1 Reply
                                          1. re: sheilal

                                            I know that this isn't what you asked.... but you can have perfect oatmeal on the stovetop in 5 minutes.

                                          2. Good friends were over this weekend and the subject of oatmeal boiling over happen to come up and he mentioned that when he put in the cinnamon before he cooked it, it wouldn't boil over. I went online trying to see why this happens, and I came across your post. This is probably something worth trying. Good luck!

                                            1 Reply
                                            1. re: pjka

                                              I know your post is over a year old, but for anyone reading this ... the cinnamon doesn't work. I hae put a teaspoon of cinnamon with my oatmeal before cooking it for years and if I don't watch it it still boils over.

                                            2. You might try experimenting with the power setting. If, for example it takes 2 min to fix your oatmeal, and it boils over at 1.5 min, then you might try 5 min @ the 40% setting, or 10 min at the 20% setting.

                                              There is some % setting where it's almost impossible for it to boil over. Because, by the time it gets hot enough to boil over there's not enough liquid to overflow.

                                              You also might consider fixing the bowl of oatmeal the night before (without heating it at all), and then heating it in the morning at the regular setting & time. You may find that the oats have absorbed enough liquid that it's practically impossible for it to boil over.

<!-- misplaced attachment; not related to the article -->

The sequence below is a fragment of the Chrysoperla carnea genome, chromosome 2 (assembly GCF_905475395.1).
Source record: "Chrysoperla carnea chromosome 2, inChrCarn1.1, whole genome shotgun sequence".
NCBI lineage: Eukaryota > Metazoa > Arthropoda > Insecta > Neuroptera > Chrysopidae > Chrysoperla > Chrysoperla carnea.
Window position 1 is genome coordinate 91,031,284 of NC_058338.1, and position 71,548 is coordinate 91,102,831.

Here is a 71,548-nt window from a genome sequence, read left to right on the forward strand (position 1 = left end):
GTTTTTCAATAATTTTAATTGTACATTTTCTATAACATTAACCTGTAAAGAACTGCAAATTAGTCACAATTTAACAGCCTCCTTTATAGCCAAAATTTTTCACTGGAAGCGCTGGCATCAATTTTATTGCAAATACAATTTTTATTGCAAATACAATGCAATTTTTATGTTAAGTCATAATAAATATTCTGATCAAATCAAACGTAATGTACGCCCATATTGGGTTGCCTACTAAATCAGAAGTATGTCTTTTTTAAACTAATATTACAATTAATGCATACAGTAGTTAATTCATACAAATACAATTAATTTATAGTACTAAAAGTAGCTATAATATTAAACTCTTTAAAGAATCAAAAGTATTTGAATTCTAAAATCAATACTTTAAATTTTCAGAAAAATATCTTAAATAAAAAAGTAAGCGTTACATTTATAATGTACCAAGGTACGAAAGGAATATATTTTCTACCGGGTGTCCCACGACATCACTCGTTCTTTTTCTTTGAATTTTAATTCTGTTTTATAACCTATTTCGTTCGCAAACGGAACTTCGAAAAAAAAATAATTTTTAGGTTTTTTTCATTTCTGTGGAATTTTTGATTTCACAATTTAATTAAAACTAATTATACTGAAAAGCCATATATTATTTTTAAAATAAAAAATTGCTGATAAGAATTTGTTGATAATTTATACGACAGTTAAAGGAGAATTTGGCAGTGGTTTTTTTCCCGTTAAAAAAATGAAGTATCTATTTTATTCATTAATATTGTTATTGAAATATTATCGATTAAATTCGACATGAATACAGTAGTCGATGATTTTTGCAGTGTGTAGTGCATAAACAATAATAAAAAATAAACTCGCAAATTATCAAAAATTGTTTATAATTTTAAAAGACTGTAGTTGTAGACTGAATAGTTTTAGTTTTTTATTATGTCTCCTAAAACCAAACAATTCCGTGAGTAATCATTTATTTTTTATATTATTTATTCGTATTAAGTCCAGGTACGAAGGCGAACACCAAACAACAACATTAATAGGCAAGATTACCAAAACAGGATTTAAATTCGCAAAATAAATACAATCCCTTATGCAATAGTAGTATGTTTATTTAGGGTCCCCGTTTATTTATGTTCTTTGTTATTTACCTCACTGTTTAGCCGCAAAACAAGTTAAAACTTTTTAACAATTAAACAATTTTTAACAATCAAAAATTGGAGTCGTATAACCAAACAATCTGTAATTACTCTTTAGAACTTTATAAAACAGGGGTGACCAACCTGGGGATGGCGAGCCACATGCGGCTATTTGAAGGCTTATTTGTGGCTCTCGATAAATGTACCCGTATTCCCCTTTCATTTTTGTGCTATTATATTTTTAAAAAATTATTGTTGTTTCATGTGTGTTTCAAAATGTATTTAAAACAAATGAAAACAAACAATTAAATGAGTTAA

1. I believe I know the real answer to this question. The problem isn't the size of the bowl nor too much stuff in the bowl nor your power setting or cook time. Not having enough liquid is the problem. Once the oatmeal soaks up the liquid, what little liquid is left starts to rapidly boil into steam and it is this steam that forces the oatmeal out of the bowl. So, add more liquid to your ratio and the problem will stop. I now cook oatmeal in all shapes and sizes of bowls filled close to the brim and no boil over.

                                                4 Replies
                                                1. re: dpinky

                                                  What ratio do you use? Doesn't that give you watery oatmeal?

                                                  1. re: rworange

                                                    When I say filled close to the brim, I don't mean with mostly water, I mean that I can cook a lot of oatmeal in a small bowl.
                                                    The ratio depends on your microwave, your water hardness, your oatmeal brand and type, your altitude, etc.

                                                    My point is that near the end of the cooking, the small amount of moisture remaining turns to steam and that steam is what pushes out the oatmeal.

                                                    Thus the solution is do what is counter intuitive and that is to increase your water to oatmeal ratio.

                                                    1. re: dpinky

                                                      Sounds more complex than just using a large bowl.

                                                      1. re: rworange